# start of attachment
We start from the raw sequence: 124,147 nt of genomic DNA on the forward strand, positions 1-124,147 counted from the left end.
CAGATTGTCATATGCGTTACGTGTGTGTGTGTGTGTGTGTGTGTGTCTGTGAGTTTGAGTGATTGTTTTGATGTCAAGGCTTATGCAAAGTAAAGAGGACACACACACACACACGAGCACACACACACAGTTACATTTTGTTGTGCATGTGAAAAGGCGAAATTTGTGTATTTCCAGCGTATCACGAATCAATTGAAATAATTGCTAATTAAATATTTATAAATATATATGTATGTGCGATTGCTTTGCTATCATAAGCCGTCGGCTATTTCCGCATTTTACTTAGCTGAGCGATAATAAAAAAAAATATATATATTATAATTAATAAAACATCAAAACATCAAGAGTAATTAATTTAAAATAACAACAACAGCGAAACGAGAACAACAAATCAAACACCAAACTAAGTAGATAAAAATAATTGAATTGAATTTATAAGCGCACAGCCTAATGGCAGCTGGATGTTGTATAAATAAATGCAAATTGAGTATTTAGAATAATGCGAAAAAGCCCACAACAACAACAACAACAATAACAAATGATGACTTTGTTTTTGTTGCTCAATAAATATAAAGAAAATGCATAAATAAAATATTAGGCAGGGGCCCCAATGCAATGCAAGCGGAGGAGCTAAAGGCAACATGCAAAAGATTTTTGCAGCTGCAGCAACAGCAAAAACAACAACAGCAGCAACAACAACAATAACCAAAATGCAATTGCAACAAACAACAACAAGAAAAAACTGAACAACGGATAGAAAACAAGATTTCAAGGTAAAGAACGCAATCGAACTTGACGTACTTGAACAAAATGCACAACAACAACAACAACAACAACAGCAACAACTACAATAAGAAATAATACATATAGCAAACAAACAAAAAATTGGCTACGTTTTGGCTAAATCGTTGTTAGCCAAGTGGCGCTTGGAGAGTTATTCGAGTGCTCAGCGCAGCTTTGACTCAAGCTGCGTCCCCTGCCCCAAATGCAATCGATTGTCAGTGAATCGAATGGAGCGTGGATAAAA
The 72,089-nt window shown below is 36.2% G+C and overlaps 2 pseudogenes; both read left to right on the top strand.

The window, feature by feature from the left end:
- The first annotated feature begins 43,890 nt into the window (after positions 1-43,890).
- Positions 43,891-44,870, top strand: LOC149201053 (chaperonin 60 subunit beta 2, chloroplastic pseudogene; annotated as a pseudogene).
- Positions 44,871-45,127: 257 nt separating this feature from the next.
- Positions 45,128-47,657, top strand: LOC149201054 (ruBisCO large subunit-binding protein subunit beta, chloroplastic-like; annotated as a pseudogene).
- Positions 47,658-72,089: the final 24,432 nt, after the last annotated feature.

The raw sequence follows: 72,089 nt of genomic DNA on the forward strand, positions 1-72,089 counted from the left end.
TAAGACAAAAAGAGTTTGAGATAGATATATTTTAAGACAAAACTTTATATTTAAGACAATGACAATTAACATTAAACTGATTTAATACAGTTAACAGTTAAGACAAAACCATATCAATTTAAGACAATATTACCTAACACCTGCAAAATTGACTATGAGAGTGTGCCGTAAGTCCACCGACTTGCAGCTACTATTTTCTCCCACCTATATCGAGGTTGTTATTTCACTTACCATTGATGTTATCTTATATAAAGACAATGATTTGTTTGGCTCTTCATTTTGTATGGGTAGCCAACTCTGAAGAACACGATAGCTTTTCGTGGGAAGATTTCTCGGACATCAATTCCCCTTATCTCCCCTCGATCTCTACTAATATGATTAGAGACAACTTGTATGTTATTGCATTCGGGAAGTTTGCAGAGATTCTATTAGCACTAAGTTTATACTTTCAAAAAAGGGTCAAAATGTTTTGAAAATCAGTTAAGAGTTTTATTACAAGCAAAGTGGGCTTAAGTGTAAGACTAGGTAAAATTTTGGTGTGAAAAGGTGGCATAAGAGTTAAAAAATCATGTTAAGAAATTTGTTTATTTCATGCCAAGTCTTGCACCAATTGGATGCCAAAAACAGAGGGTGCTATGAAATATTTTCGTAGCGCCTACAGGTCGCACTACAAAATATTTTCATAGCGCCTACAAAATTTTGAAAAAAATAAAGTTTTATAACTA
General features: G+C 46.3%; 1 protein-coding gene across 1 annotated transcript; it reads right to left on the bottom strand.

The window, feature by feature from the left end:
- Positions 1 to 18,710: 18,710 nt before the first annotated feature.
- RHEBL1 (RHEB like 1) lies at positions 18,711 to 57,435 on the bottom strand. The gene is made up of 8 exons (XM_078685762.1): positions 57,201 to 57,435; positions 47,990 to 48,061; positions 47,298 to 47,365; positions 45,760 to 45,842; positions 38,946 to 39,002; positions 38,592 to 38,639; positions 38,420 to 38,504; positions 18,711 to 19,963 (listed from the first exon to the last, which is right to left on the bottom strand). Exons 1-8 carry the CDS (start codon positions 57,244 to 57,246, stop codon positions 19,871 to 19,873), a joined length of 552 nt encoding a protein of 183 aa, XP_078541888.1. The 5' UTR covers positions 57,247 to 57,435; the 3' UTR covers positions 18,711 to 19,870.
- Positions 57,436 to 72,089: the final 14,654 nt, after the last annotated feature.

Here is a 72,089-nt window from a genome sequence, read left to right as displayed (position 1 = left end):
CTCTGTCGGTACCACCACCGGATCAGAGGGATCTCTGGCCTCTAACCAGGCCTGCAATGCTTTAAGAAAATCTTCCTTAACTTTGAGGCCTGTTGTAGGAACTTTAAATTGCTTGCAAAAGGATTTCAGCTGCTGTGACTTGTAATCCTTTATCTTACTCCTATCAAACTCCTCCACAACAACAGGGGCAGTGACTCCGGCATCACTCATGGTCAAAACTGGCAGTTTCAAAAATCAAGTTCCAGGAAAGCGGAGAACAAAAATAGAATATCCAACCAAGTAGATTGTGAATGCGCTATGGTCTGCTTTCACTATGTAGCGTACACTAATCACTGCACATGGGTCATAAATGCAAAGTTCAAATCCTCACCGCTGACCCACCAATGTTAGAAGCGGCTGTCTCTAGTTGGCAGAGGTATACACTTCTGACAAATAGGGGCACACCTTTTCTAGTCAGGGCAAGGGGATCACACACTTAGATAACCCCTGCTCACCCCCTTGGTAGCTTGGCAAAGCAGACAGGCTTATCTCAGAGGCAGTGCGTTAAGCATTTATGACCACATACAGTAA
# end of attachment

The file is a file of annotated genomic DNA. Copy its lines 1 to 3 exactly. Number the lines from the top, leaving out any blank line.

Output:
We start from the raw sequence: 124,147 nt of genomic DNA on the forward strand, positions 1-124,147 counted from the left end.
CAGATTGTCATATGCGTTACGTGTGTGTGTGTGTGTGTGTGTGTGTCTGTGAGTTTGAGTGATTGTTTTGATGTCAAGGCTTATGCAAAGTAAAGAGGACACACACACACACACGAGCACACACACACAGTTACATTTTGTTGTGCATGTGAAAAGGCGAAATTTGTGTATTTCCAGCGTATCACGAATCAATTGAAATAATTGCTAATTAAATATTTATAAATATATATGTATGTGCGATTGCTTTGCTATCATAAGCCGTCGGCTATTTCCGCATTTTACTTAGCTGAGCGATAATAAAAAAAAATATATATATTATAATTAATAAAACATCAAAACATCAAGAGTAATTAATTTAAAATAACAACAACAGCGAAACGAGAACAACAAATCAAACACCAAACTAAGTAGATAAAAATAATTGAATTGAATTTATAAGCGCACAGCCTAATGGCAGCTGGATGTTGTATAAATAAATGCAAATTGAGTATTTAGAATAATGCGAAAAAGCCCACAACAACAACAACAACAATAACAAATGATGACTTTGTTTTTGTTGCTCAATAAATATAAAGAAAATGCATAAATAAAATATTAGGCAGGGGCCCCAATGCAATGCAAGCGGAGGAGCTAAAGGCAACATGCAAAAGATTTTTGCAGCTGCAGCAACAGCAAAAACAACAACAGCAGCAACAACAACAATAACCAAAATGCAATTGCAACAAACAACAACAAGAAAAAACTGAACAACGGATAGAAAACAAGATTTCAAGGTAAAGAACGCAATCGAACTTGACGTACTTGAACAAAATGCACAACAACAACAACAACAACAACAGCAACAACTACAATAAGAAATAATACATATAGCAAACAAACAAAAAATTGGCTACGTTTTGGCTAAATCGTTGTTAGCCAAGTGGCGCTTGGAGAGTTATTCGAGTGCTCAGCGCAGCTTTGACTCAAGCTGCGTCCCCTGCCCCAAATGCAATCGATTGTCAGTGAATCGAATGGAGCGTGGATAAAA
The 72,089-nt window shown below is 36.2% G+C and overlaps 2 pseudogenes; both read left to right on the top strand.